TouchMaster 3

Game review by
Chad Sapieha, Common Sense Media
TouchMaster 3 Game Poster Image
Collection of safe, simple DS games offers decent value.

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A lot or a little?

The parents' guide to what's in this game.

Positive Messages

This game promotes the idea of friendly competition. Note, though, that some of the card games involve the creation of poker hands. There is no gambling, but players will learn about poker hands and their ranking.

Positive Role Models & Representations

There are no characters in the game. The player is simply a competitor in both single-player and multiplayer games of skill and chance.

Ease of Play

All of the games use the touch screen as the sole means of interface, and most are pretty simple. However, the text instructions that precede the more challenging activities -- especially the card and strategy games -- can be lengthy and difficult to absorb prior to beginning play. Expect to quit out of the game to reread the rules them a couple of times.

Violence & Scariness

In one game, players control a fish that can be hurt and will eventually go belly up if it touches other sea creatures. There is also a game in which players lob bombs to destroy slugs. They make wet sounds and disappear when hit.

Language

One of the word games allows players to arrange letters in grids however they like, which means kids could potentially make some offensive words (though they wouldn’t be recognized as part of the game)

Consumerism

What parents need to know

Parents need to know that TouchMaster 3 is collection of simple games that are fairly safe for all ages, though the card games do teach the rudiments of poker (without gambling). Some kids could be put off by the challenge level of some of the card and strategy activities, but the majority of games are suitable for children ages 8 and up.

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What's it about?

TOUCHMASTER 3, the third iteration in Warner Bros.’ TouchMaster series of inexpensive game compilations for the Nintendo DS, offers up 20 new games for players to try, either by themselves or with a friend through wireless download play. Organized into five categories, including card, strategy, puzzle, word, and action, these games are designed to be safe and accessible for the whole family. Players will test their card smarts in games like Target Royale and Stud Royale, which have players trying to build high-ranking poker hands, while strategy games like Dominos and Counterweight will reward players who can think ahead. Bumper Ball is an action game that plays like pinball, only with a circular bumper that players slide around on the bottom half of the screen with the stylus, and the puzzler Recall has players tapping drums in an attempt to recreate both a sound pattern and rhythm created by the computer. All of the games offer trophies that are awarded for reaching set milestones or achieving certain goals.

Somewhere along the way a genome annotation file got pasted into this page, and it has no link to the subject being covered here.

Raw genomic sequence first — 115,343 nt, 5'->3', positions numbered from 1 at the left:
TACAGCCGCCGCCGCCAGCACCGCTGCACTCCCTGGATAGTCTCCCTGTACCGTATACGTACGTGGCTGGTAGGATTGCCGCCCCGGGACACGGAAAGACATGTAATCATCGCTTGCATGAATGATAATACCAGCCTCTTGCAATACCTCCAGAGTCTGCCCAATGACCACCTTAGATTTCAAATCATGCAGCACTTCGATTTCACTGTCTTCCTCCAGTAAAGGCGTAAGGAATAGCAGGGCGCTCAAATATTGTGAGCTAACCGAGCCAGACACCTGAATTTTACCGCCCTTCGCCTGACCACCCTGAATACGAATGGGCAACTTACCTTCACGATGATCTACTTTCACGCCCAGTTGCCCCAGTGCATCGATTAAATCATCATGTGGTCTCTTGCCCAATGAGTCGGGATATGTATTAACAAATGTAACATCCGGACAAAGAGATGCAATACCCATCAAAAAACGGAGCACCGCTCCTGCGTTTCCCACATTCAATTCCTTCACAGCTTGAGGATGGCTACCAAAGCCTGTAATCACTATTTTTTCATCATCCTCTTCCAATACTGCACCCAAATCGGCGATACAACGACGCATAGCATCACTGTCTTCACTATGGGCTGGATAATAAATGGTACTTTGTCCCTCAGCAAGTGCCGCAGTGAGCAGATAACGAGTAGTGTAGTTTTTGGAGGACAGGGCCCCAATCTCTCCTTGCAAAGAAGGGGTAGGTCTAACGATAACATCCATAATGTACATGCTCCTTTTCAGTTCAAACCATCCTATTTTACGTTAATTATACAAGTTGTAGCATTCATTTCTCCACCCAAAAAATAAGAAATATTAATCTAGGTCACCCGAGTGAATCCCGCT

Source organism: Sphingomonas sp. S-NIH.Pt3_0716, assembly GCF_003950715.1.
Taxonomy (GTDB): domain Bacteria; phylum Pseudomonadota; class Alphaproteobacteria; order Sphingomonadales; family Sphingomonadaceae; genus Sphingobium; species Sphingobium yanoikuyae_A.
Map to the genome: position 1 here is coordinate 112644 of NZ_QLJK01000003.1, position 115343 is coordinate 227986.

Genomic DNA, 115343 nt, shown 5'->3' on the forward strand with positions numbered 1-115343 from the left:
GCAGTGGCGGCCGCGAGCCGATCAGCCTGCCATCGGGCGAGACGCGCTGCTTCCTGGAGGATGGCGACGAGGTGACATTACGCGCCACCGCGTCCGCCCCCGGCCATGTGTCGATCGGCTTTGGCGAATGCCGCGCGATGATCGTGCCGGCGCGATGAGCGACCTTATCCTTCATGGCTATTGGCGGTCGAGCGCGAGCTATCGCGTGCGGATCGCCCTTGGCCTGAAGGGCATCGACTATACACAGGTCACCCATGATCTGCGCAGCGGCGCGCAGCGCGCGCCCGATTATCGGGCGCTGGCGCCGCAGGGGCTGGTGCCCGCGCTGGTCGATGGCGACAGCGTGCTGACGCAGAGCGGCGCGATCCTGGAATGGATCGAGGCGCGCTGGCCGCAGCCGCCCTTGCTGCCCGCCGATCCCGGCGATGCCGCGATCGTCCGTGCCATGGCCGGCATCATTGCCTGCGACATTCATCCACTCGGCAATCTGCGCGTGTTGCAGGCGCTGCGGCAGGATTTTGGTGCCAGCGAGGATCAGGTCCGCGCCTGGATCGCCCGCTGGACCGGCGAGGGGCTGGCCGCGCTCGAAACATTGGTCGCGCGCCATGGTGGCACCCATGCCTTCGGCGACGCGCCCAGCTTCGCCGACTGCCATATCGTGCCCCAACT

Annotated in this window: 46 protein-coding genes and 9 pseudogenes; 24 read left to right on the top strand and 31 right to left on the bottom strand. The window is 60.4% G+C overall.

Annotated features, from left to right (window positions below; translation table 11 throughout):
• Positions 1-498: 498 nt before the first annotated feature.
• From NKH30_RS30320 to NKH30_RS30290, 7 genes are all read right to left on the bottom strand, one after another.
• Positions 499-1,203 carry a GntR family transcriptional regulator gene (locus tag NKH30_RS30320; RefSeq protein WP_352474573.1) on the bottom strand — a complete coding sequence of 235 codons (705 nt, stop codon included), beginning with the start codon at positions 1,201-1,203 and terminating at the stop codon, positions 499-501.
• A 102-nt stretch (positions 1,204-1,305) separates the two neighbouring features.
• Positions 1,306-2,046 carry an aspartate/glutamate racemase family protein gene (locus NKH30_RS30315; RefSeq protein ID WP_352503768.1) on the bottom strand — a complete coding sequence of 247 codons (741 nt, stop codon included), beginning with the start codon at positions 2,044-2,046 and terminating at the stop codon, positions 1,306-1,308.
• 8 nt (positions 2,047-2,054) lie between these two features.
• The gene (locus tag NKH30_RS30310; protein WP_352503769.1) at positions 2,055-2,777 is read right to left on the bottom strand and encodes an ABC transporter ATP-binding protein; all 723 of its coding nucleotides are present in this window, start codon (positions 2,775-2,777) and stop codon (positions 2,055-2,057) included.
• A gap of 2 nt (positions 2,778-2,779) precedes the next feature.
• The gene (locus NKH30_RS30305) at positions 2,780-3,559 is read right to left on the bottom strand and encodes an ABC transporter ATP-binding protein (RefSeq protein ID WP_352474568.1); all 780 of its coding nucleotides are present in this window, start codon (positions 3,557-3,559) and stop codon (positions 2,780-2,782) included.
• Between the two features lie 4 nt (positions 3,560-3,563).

Is it any good?

The games on offer in this year’s TouchMaster are a mixed bag, though the keepers manage to outnumber the duds. Our favourite was Nine Hole, a golf-themed card game in which cards are laid out solitaire-style and players try to peel them off the table one at a time by selecting cards one number lower or higher than the most recent card played from the deck. We also enjoyed Prismatix 2, a game that has players trying to tap out specific combinations of colors in a honeycomb of hexagons with varying hues, and Block Dropper, a vaguely Lumines-ish game that involves matching colored blocks on a horizontal playing field and then blowing up like-colored areas with a bomb.

None of the games are compelling enough to be sold on their own, and some are downright flops -- such as Sea Word, which has players controlling a fish with an aim to collect letter bubbles to spell words. Still, most players should be able to eke out enough fun from several of them to make TouchMaster 3 worth their while.

Online interaction: The game supports local wireless play.

Talk to your kids about ...

  • Families can talk about whether they enjoyed playing these games alone or if they think they’d have more fun playing with someone else in local wireless play. Do you generally prefer playing with others? Do you wish the game supported more than two players?

  • Families can also discuss the right time to learn about poker. The game doesn’t deal with poker hands within the context of gambling, but do you feel comfortable with your children knowing, say, that a straight flush beats four of a kind? At what age do you think it’s appropriate for children to learn these rules?

Game details

For kids who love puzzle and handheld games

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